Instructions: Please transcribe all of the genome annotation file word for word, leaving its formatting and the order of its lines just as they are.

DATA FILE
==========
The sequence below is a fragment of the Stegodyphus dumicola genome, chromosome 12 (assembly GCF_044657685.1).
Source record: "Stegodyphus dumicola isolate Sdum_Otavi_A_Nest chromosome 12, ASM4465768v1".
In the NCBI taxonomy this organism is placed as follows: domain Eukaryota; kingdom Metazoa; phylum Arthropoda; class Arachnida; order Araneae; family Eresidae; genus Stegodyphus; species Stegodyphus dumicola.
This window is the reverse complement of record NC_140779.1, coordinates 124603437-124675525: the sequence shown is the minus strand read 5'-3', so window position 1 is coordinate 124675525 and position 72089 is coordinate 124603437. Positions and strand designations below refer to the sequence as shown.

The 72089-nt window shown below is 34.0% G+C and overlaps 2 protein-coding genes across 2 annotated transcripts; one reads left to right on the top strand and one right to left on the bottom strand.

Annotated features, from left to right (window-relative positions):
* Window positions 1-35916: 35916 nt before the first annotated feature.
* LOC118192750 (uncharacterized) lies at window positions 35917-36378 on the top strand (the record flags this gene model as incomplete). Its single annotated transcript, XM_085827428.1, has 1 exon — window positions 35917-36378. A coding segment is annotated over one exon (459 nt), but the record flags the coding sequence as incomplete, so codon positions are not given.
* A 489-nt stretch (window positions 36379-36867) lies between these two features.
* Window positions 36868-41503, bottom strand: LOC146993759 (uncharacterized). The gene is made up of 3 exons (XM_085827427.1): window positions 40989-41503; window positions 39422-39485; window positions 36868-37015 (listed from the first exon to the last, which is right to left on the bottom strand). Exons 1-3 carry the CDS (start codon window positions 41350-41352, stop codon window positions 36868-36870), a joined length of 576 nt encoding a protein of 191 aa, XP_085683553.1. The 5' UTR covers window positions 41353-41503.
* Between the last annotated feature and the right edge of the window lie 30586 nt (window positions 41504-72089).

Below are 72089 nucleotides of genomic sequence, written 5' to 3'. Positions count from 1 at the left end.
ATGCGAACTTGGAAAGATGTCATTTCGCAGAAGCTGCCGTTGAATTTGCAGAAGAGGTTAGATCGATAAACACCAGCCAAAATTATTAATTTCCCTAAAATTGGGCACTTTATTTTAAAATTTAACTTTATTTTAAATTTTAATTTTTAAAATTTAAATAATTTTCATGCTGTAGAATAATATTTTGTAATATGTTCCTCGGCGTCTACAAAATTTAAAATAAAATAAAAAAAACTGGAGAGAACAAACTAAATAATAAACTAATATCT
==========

The sequence below is a fragment of the Stegodyphus dumicola genome, chromosome 12 (assembly GCF_044657685.1).
Source record: "Stegodyphus dumicola isolate Sdum_Otavi_A_Nest chromosome 12, ASM4465768v1".
In the NCBI taxonomy this organism is placed as follows: domain Eukaryota; kingdom Metazoa; phylum Arthropoda; class Arachnida; order Araneae; family Eresidae; genus Stegodyphus; species Stegodyphus dumicola.
This window is the reverse complement of record NC_140779.1, coordinates 124603437-124675525: the sequence shown is the minus strand read 5'-3', so window position 1 is coordinate 124675525 and position 72089 is coordinate 124603437. Positions and strand designations below refer to the sequence as shown.

The 72089-nt window shown below is 34.0% G+C and overlaps 2 protein-coding genes across 2 annotated transcripts; one reads left to right on the top strand and one right to left on the bottom strand.

Annotated features, from left to right (window-relative positions):
* Window positions 1-35916: 35916 nt before the first annotated feature.
* LOC118192750 (uncharacterized) lies at window positions 35917-36378 on the top strand (the record flags this gene model as incomplete). Its single annotated transcript, XM_085827428.1, has 1 exon — window positions 35917-36378. A coding segment is annotated over one exon (459 nt), but the record flags the coding sequence as incomplete, so codon positions are not given.
* A 489-nt stretch (window positions 36379-36867) lies between these two features.
* Window positions 36868-41503, bottom strand: LOC146993759 (uncharacterized). The gene is made up of 3 exons (XM_085827427.1): window positions 40989-41503; window positions 39422-39485; window positions 36868-37015 (listed from the first exon to the last, which is right to left on the bottom strand). Exons 1-3 carry the CDS (start codon window positions 41350-41352, stop codon window positions 36868-36870), a joined length of 576 nt encoding a protein of 191 aa, XP_085683553.1. The 5' UTR covers window positions 41353-41503.
* Between the last annotated feature and the right edge of the window lie 30586 nt (window positions 41504-72089).

Below are 72089 nucleotides of genomic sequence, written 5' to 3'. Positions count from 1 at the left end.
ATGCGAACTTGGAAAGATGTCATTTCGCAGAAGCTGCCGTTGAATTTGCAGAAGAGGTTAGATCGATAAACACCAGCCAAAATTATTAATTTCCCTAAAATTGGGCACTTTATTTTAAAATTTAACTTTATTTTAAATTTTAATTTTTAAAATTTAAATAATTTTCATGCTGTAGAATAATATTTTGTAATATGTTCCTCGGCGTCTACAAAATTTAAAATAAAATAAAAAAAACTGGAGAGAACAAACTAAATAATAAACTAATATCT